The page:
State Treasurer Janet Cowell’s office yesterday released the 2010 Debt Affordability Study. The results are not pretty. Among the findings are:
- The state has “substantially exhausted its General Fund debt capacity until FY 2012.” This means the state will violate its stated debt capacity goals if it issues any new debt in the next two years. Technically, the report suggests the state can issue $9.1 million in new debt in each of the next five years (a drop in the bucket) and remain within their debt service targets. The new calculations are down substantially from last year’s suggested $50.2 million and $480 million from two years ago.
- Transportation debt has been “more than utilized until FY 2013,” and is projected to be “well above its limit” in 2011. In other words, the state is above its transportation debt capacity target and shouldn’t issue any transportation bonds for at least another three years. No wonder Gov. Perdue did so much begging for more federal stimulus funds.
- The state’s AAA bond rating is in jeopardy. According to the report, the share of North Carolina’s debt made up of “special indebtedness” (i.e. COPs that are not approved by voters) is projected to be “well beyond the medians” for double AA rated states in the coming couple of years. If the state’s bond rating is downgraded, it will become noticeably more expensive for North Carolina to finance state debt. The report therefore recommends that the “State consider the authorization of GO debt as the preferred method to provide debt financing.” In short, state lawmakers should subject future debt issues to a vote of North Carolina citizens, a decision they haven’t enjoyed since 2000.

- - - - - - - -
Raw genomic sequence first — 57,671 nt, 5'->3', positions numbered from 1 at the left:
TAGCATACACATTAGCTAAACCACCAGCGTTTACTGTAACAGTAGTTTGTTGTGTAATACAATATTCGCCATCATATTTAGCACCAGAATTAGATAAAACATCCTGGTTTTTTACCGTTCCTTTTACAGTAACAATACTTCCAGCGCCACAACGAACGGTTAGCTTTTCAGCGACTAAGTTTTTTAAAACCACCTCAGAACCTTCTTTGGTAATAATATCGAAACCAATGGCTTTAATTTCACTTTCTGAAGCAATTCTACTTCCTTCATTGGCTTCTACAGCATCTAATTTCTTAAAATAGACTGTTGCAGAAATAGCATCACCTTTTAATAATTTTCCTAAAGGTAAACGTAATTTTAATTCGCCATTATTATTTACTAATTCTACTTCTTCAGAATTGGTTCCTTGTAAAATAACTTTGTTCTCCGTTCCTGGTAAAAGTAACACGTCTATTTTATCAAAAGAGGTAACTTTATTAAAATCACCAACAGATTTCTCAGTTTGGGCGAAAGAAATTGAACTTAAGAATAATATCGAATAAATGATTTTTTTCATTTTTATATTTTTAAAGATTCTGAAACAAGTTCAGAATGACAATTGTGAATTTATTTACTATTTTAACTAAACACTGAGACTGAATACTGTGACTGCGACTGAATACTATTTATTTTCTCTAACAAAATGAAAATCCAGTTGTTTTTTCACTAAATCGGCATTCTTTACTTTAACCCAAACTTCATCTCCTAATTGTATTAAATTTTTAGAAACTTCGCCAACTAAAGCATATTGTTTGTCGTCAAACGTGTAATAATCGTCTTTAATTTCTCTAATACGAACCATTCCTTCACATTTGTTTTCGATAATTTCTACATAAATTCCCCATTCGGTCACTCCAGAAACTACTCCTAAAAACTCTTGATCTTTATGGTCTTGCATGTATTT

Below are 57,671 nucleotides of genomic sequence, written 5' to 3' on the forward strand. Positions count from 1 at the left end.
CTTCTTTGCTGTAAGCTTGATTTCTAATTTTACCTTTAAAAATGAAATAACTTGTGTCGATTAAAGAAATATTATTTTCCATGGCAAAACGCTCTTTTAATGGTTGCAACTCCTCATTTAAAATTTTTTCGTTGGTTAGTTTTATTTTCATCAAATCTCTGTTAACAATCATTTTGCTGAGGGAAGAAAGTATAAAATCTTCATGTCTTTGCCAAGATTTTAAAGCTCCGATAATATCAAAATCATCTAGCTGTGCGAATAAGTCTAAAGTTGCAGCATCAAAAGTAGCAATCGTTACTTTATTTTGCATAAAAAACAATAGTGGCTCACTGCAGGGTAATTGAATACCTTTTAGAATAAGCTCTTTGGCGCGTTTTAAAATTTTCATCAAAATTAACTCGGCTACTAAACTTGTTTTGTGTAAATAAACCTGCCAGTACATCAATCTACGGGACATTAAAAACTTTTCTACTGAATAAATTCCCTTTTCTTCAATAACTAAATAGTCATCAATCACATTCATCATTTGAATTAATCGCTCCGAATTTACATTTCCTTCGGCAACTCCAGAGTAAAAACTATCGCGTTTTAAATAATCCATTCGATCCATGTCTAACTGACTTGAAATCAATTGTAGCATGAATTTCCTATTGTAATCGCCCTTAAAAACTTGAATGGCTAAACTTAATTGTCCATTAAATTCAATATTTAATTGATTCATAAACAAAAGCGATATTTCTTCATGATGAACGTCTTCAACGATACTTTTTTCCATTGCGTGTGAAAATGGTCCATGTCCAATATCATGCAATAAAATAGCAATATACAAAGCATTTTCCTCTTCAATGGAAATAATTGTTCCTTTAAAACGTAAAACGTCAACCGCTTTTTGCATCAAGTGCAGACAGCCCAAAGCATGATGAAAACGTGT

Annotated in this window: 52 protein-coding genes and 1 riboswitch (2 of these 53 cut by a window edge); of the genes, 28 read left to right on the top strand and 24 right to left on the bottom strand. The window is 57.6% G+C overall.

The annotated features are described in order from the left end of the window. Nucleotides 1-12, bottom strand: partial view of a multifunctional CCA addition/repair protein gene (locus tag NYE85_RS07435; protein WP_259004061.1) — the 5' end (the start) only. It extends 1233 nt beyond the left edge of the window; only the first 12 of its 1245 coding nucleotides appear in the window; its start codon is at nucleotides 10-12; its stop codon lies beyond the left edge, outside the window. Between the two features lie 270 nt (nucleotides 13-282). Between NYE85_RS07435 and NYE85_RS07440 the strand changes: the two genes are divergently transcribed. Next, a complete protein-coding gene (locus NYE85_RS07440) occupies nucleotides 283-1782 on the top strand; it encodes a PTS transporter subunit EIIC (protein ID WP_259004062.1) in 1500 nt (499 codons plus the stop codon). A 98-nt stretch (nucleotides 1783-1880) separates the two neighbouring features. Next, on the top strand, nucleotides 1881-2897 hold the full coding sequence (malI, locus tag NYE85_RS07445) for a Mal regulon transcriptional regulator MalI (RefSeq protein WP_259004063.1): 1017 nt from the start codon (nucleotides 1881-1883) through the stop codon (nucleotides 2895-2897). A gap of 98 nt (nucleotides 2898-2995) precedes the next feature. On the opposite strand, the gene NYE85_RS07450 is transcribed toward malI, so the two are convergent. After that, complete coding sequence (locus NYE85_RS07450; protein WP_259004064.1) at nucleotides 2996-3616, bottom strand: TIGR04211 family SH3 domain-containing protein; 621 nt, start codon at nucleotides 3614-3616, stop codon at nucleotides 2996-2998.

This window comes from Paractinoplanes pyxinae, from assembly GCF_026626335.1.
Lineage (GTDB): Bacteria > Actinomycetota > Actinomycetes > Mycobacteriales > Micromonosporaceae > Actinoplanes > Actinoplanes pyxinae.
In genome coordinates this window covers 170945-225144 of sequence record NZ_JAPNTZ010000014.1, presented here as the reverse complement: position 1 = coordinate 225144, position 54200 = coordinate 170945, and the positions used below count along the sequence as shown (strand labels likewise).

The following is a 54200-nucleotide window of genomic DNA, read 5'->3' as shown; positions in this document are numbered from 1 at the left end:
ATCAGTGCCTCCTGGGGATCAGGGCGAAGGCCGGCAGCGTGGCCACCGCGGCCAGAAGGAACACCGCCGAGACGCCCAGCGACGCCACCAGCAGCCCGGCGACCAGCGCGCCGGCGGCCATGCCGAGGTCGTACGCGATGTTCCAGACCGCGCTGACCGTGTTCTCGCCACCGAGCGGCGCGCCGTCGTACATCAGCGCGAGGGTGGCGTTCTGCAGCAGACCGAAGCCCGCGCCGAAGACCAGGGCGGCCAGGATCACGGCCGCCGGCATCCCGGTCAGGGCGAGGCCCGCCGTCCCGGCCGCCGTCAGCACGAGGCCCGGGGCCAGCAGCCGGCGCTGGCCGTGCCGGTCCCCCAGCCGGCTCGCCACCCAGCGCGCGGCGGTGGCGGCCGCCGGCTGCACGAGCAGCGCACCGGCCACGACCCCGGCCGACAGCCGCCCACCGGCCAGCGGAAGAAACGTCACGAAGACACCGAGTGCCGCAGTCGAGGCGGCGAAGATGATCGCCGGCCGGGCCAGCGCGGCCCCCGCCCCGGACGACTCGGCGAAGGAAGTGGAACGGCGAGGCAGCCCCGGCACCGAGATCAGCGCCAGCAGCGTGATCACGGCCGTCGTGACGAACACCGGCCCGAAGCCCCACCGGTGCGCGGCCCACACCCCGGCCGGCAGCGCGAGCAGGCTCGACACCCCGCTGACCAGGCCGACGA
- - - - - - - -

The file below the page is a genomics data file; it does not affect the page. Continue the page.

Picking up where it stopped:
The report also excludes the state’s massive $30 billion unfunded liability for state retiree health benefits. A liability that continues to grow unchecked, and as the report states, “the State will need to develop a realistic plan to meet these obligations.”
In October, I examined North Carolina’s state and local “true” debt burden.
The national debt isn’t the only one we should be concerned about.